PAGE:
Meth in Moose Jaw Pt. 4: A Day in Drug Court


Robert Thomas

With Meth being highly addictive, it invariably leads many of it's users into conflict with the law. Addicts need their supply, and often to finance the high they resort to petty or other crimes to obtain what it is they're looking for. 

For many of those for whom Meth has it's talons clenched into, there are second chances; that chance is called Drug Court. Drug court is an alternative to the traditional court process that focuses more on rehabilitation than it does punishment. Held weekly, addicts who are not under charge for serious offences are offered a chance, a life-line thrown to a drowning victim in a 10m wave, which hopefully saves a life or pulls a soul back from the brink of desolation. A chance for treatment, supervision and support, instead of hard time. A possible reprieve from the desperation of addiction.

The first thing you notice about Drug Court is not the adversarial Crown v. Accused-type situation you will see in regular Criminal Court. It's informal. However, It's still court and there is still decorum to be followed. There's a good shot a person might mess up in Drug Court. If you mess up and don't follow the stringent rules, you go back to regular criminal court, which could lead to jail.

In eight short minutes, in one sitting at Drug Court, the fates of three individuals were decided right in front of my eyes. Three individuals on separate journeys, at separate stages within the judicial system.

“It is a pleasure to meet you,” Judge Carol Schnell said to the first person before her docket.

On her desk lay a file, and within that file were reports about this one individual’s life and recent activities. It was filled with things such as a report about a recent drug screen being random, a request for an absence from the program, plus a written report from the person in treatment about their recent activities. In about 55 seconds, the person rose and talked about ordinary everyday challenges; like how hard it was to lose weight and quit smoking. He spoke about how he had been out to family dinners and for the “first time in seven years” spent Christmas with his daughter.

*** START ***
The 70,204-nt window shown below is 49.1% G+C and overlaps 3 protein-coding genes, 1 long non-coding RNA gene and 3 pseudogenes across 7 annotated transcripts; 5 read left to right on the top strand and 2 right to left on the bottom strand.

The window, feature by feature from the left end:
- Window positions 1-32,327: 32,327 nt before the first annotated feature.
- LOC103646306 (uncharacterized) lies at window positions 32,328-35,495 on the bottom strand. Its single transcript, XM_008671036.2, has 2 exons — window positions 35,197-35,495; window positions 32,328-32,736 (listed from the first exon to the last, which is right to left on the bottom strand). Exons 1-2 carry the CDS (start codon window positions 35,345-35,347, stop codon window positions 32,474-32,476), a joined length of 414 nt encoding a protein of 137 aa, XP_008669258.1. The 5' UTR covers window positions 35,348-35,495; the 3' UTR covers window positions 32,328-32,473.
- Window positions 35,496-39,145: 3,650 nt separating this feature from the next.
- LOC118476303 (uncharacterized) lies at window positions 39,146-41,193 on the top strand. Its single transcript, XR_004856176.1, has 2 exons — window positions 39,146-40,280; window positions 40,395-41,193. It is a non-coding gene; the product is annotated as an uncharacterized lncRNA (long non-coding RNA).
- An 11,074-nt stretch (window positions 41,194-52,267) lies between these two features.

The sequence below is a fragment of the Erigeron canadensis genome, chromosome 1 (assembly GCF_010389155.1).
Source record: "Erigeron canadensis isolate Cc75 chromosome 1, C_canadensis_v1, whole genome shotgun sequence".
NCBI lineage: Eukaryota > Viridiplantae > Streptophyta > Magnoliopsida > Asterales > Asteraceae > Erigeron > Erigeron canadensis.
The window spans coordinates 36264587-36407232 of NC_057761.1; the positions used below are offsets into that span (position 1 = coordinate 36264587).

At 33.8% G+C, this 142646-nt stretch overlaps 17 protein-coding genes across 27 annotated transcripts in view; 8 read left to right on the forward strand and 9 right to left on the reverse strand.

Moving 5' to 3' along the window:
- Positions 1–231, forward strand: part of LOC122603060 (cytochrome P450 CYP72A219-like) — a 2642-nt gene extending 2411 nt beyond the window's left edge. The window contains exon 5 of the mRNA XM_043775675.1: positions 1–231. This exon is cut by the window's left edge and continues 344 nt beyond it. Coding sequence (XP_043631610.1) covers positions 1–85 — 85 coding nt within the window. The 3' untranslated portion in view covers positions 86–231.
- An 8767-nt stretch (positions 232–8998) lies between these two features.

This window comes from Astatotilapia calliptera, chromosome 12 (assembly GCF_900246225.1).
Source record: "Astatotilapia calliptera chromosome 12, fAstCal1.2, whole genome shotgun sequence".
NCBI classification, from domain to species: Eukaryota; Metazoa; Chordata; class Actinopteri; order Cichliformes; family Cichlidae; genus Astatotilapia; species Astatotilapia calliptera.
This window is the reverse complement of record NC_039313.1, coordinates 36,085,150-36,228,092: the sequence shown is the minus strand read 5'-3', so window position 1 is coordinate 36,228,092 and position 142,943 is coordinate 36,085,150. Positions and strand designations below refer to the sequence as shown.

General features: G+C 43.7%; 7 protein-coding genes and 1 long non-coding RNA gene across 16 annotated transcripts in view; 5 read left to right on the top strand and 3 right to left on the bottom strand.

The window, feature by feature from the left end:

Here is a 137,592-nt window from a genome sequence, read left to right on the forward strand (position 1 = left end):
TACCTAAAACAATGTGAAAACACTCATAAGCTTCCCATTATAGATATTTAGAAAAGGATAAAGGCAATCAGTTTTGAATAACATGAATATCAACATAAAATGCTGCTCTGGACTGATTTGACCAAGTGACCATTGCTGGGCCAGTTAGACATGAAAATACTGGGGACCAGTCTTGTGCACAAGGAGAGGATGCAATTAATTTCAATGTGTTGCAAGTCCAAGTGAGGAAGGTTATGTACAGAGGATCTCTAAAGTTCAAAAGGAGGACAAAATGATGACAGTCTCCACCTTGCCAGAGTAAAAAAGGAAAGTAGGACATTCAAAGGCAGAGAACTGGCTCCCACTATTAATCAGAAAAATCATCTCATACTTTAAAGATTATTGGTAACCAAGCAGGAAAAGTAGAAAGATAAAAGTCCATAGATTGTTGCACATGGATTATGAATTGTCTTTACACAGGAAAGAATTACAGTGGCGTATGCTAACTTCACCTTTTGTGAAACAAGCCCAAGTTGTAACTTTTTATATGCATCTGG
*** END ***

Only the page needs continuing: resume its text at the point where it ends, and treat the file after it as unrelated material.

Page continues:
Today was also a day of great accomplishments, and for the first time in years, he was moving out to live on his own. He had properly filled out the corresponding paperwork and had been approved. Something routine and trivial for most people, but in Drug Court, your treatment\recovery team needs to assess whether or not you are ready, and if the move is appropriate for your recovery.

The Crown Prosecutor rose and congratulated the man saying "this gentleman, who has done so well, I'm happy to see it.”

At the end, the judge commended the accused for his actions and offered him a reward; something from the fish bowl. There on a table was a fish bowl and the accused reached in and pulled out a prize. “A gift card,” he said as he sat down.

The second person up was just hoping to start his journey.  His matter was adjourned until after discussions with the Federal Crown Prosecutor, but he would have to attend regular Criminal Court the following Monday. 

Drug charges are the responsibility of and are prosecuted by the Federal Crown, not the Province.

He still needed to go through his interview and assessment to see if Drug Court would accept him. The Court advised him to speak to his Legal Aid Lawyer. A chance at turning his life around through Drug Court held off for another day.